“My idiot brother,” the old man mutters, his voice full of suppressed anguish. “My stupid, stupid brother.”

He yanks them to their feet and pushes them in the direction they came from. “Get out of here! Get as far away as you can! I don't know how long this'll last!”

“Where's Grunkle Ford?” Dipper yells, struggling to resist the pull of the portal. He grips Mabel like a lifeline, partly to ground himself, partly to keep her from being pulled away.

“In the portal!” Grunkle Stan yells back, his voice cracking. “It's not safe here! Get out while you still - ”

BOOM!

A huge explosion rocks the room, sending bits of shrapnel flying from the portal, sweeping the three of them off of their feet. In the ensuing chaos, Grunkle Stan somehow manages to wrap himself around the kids, cushioning their fall and taking the brunt of the impact. The fall knocks the wind out of Dipper's lungs, though, and as he lies there, struggling to get air, he feels his Grunkle breathe heavily, body becoming sluggish.

“Grunkle - Stan,” Dipper wheezes. A trickle of blood makes its way down the side of the old man's head.

Mabel starts to shake their Grunkle, eyes wide and frantic. “Grunkle Stan!” she screams. Dipper carefully feels around Stan’s back, and winces when he feels something cutting his fingers - bits of glass and metal have embedded themselves through Stan’s worn suit.

Gulping down air, Dipper somehow manages to push the heavy man off of them, despite Mabel's protests. With her help, he finds a relatively clear space on the floor to sit Grunkle Stan on. The old man is breathing shallowly, clearly in pain.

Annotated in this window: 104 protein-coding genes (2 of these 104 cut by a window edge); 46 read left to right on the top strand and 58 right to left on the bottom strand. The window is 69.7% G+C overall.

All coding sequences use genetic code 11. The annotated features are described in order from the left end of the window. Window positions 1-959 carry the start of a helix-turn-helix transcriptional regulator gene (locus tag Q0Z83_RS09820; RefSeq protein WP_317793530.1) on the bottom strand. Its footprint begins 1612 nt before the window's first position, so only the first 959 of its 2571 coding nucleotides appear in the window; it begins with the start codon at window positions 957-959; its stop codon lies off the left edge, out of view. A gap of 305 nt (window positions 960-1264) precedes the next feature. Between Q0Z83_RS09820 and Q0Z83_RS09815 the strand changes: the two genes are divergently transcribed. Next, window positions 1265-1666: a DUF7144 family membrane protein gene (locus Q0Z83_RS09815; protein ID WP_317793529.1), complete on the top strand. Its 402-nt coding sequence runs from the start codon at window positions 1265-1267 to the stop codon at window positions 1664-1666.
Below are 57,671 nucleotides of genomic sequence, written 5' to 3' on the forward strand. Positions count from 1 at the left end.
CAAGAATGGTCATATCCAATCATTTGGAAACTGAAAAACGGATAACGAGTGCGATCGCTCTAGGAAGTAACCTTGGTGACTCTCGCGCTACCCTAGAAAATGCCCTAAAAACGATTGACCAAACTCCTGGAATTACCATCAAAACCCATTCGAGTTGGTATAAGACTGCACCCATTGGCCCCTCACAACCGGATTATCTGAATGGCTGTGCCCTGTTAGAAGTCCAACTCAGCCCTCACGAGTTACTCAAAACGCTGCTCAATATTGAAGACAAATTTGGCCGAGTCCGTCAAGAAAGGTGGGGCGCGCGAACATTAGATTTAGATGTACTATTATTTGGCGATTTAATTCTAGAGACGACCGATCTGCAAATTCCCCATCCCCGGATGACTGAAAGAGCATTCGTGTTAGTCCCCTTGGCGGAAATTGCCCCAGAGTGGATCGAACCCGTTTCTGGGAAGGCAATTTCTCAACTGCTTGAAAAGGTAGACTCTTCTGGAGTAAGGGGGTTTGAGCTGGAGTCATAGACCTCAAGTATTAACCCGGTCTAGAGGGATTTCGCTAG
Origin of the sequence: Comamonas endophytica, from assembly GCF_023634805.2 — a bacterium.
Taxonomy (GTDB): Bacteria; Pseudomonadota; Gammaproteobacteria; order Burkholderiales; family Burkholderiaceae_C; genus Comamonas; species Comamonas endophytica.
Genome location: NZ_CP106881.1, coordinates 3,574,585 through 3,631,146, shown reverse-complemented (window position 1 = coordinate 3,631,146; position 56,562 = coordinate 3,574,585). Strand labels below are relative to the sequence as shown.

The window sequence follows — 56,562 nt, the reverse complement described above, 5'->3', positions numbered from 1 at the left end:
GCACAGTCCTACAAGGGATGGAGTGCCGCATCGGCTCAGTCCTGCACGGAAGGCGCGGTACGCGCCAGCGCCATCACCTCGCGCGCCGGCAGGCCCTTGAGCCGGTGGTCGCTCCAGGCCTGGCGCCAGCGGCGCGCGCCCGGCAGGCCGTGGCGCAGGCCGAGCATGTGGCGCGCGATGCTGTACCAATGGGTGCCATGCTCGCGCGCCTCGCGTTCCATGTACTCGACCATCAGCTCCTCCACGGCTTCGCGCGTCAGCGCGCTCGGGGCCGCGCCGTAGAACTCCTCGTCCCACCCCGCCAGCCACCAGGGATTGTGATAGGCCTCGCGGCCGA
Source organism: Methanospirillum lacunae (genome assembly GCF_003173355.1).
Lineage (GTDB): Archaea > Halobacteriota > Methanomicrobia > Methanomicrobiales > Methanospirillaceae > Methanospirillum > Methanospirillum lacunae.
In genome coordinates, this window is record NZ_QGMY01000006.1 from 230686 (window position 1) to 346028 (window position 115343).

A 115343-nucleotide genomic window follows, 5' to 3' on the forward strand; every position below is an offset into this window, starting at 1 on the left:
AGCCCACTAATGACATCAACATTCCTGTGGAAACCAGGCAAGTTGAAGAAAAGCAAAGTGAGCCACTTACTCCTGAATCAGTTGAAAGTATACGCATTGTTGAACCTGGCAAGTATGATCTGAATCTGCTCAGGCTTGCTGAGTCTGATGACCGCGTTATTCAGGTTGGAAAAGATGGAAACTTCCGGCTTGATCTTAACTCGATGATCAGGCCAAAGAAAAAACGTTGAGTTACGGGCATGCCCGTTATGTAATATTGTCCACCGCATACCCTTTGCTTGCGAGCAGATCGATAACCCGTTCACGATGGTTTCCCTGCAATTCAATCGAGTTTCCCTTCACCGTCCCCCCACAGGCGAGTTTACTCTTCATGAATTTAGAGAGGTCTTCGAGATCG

“Mabel,” Dipper says loudly, straining to be heard over the continued groan of the machine. Despite the huge explosion, the portal still appears to be functional. Behind the faces of his injured Grunkle and his terrified twin, he sees things swirling just behind the surface. Whatever dimension that portal is connected to, it's inhabited. And the things inside are about to come out.

“Mabel, listen to me,” he says urgently. His sister's eyes widen at his tone, but she nods, hands protectively supporting Stan. “I'm going to try and heal Grunkle Stan,” he begins. “And then I'm going to build a barrier around the two of you. You are going to be safe. Whatever happens, don't go out of the barrier .”

“What are you going to do, Dipper?” Mabel asks, newfound panic entering her eyes.

I'm going in the portal . It catches in his throat. He can't say it. Regardless of what had happened over the summer, he's never left her behind. Amidst thoughts and doubts and morbid voices floating in his head, his wrist tingles.